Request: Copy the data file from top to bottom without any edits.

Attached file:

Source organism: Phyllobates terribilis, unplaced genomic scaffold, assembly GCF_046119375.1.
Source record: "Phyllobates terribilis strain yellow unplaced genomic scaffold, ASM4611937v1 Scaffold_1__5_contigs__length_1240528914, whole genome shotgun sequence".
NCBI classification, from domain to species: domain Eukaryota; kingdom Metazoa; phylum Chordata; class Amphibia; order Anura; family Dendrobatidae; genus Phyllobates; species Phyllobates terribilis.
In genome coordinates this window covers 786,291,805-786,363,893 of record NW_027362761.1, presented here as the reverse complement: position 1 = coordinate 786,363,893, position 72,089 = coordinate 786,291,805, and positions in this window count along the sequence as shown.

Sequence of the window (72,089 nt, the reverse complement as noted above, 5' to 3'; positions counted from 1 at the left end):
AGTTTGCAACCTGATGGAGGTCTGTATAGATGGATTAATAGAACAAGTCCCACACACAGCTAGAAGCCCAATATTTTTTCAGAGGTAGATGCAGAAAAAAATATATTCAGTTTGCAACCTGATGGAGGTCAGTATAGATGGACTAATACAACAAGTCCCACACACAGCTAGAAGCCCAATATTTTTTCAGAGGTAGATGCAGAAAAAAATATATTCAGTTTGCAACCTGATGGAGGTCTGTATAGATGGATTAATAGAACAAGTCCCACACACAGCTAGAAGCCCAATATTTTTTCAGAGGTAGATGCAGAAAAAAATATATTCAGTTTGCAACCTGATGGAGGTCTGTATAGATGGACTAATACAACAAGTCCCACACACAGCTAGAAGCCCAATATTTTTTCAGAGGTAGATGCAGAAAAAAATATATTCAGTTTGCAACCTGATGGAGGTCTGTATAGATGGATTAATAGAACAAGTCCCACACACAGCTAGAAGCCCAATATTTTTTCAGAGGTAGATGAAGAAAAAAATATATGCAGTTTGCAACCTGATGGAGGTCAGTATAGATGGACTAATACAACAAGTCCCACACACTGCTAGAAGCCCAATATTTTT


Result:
Source organism: Phyllobates terribilis, unplaced genomic scaffold, assembly GCF_046119375.1.
Source record: "Phyllobates terribilis strain yellow unplaced genomic scaffold, ASM4611937v1 Scaffold_1__5_contigs__length_1240528914, whole genome shotgun sequence".
NCBI classification, from domain to species: domain Eukaryota; kingdom Metazoa; phylum Chordata; class Amphibia; order Anura; family Dendrobatidae; genus Phyllobates; species Phyllobates terribilis.
In genome coordinates this window covers 786,291,805-786,363,893 of record NW_027362761.1, presented here as the reverse complement: position 1 = coordinate 786,363,893, position 72,089 = coordinate 786,291,805, and positions in this window count along the sequence as shown.

Sequence of the window (72,089 nt, the reverse complement as noted above, 5' to 3'; positions counted from 1 at the left end):
AGTTTGCAACCTGATGGAGGTCTGTATAGATGGATTAATAGAACAAGTCCCACACACAGCTAGAAGCCCAATATTTTTTCAGAGGTAGATGCAGAAAAAAATATATTCAGTTTGCAACCTGATGGAGGTCAGTATAGATGGACTAATACAACAAGTCCCACACACAGCTAGAAGCCCAATATTTTTTCAGAGGTAGATGCAGAAAAAAATATATTCAGTTTGCAACCTGATGGAGGTCTGTATAGATGGATTAATAGAACAAGTCCCACACACAGCTAGAAGCCCAATATTTTTTCAGAGGTAGATGCAGAAAAAAATATATTCAGTTTGCAACCTGATGGAGGTCTGTATAGATGGACTAATACAACAAGTCCCACACACAGCTAGAAGCCCAATATTTTTTCAGAGGTAGATGCAGAAAAAAATATATTCAGTTTGCAACCTGATGGAGGTCTGTATAGATGGATTAATAGAACAAGTCCCACACACAGCTAGAAGCCCAATATTTTTTCAGAGGTAGATGAAGAAAAAAATATATGCAGTTTGCAACCTGATGGAGGTCAGTATAGATGGACTAATACAACAAGTCCCACACACTGCTAGAAGCCCAATATTTTT